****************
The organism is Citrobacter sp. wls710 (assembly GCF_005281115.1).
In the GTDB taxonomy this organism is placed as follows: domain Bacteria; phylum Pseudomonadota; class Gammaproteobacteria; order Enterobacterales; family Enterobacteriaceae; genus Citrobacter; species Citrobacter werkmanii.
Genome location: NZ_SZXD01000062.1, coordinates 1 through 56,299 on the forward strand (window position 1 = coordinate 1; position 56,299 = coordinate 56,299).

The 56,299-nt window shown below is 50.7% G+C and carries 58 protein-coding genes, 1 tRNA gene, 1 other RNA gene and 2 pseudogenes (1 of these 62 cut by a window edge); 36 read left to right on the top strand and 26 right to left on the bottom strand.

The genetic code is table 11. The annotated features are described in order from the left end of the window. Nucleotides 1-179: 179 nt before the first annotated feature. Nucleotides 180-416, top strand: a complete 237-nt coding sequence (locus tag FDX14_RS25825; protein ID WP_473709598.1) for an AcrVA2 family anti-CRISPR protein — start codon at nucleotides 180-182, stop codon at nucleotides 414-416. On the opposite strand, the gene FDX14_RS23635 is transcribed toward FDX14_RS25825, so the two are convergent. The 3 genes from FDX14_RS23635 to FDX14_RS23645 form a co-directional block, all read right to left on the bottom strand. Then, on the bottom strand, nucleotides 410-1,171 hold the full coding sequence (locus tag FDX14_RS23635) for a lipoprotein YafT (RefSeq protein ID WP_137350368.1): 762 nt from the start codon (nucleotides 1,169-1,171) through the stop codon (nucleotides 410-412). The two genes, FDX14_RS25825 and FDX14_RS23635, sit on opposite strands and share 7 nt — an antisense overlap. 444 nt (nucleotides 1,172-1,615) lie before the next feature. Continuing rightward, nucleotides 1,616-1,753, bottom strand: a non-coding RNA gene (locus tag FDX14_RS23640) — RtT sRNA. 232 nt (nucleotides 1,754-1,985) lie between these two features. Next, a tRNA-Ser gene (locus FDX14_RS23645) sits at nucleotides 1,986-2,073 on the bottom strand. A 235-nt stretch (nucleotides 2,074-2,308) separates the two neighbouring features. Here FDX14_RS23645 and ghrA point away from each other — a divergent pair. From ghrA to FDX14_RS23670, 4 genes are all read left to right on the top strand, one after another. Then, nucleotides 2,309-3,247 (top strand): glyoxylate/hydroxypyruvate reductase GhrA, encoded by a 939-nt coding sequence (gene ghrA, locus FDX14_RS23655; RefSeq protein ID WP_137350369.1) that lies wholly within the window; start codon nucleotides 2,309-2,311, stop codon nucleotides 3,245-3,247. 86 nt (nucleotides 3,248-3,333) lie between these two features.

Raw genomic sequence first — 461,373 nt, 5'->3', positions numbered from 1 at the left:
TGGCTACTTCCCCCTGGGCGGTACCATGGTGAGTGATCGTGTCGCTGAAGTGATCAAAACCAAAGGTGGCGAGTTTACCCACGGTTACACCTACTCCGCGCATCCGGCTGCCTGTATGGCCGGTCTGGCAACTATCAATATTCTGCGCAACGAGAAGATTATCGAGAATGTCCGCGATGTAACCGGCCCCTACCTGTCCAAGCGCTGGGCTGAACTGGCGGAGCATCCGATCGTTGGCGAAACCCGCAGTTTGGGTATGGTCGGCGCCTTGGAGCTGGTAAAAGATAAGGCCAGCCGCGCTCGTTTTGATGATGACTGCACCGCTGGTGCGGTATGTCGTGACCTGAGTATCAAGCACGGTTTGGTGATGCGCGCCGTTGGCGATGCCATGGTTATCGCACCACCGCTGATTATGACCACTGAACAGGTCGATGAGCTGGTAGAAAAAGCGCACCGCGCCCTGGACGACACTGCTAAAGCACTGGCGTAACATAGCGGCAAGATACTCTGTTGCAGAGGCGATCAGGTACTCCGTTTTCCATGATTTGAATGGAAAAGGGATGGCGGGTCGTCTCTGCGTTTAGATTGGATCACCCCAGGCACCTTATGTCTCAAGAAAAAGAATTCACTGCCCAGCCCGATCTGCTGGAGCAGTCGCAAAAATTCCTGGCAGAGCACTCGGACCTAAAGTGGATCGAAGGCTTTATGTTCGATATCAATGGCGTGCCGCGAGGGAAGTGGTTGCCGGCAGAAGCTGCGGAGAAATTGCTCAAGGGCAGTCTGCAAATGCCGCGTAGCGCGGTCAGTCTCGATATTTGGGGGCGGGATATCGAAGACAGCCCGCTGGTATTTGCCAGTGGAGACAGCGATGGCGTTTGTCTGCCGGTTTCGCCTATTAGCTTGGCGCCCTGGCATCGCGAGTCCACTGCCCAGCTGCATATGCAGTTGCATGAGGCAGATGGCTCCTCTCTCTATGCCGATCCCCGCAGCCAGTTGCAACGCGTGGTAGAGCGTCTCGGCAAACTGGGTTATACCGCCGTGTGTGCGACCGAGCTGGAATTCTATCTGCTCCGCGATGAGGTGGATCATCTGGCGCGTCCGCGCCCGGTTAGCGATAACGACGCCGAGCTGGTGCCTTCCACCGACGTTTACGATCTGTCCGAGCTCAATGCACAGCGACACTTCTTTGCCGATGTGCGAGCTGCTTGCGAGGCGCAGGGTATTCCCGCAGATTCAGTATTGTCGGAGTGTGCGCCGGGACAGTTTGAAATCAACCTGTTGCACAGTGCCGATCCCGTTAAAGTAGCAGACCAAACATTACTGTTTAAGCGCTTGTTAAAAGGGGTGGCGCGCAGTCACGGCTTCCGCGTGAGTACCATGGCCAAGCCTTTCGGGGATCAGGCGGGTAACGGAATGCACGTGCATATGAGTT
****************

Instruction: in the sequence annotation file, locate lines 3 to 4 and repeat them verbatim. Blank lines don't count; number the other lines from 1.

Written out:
Genome location: NZ_SZXD01000062.1, coordinates 1 through 56,299 on the forward strand (window position 1 = coordinate 1; position 56,299 = coordinate 56,299).

The 56,299-nt window shown below is 50.7% G+C and carries 58 protein-coding genes, 1 tRNA gene, 1 other RNA gene and 2 pseudogenes (1 of these 62 cut by a window edge); 36 read left to right on the top strand and 26 right to left on the bottom strand.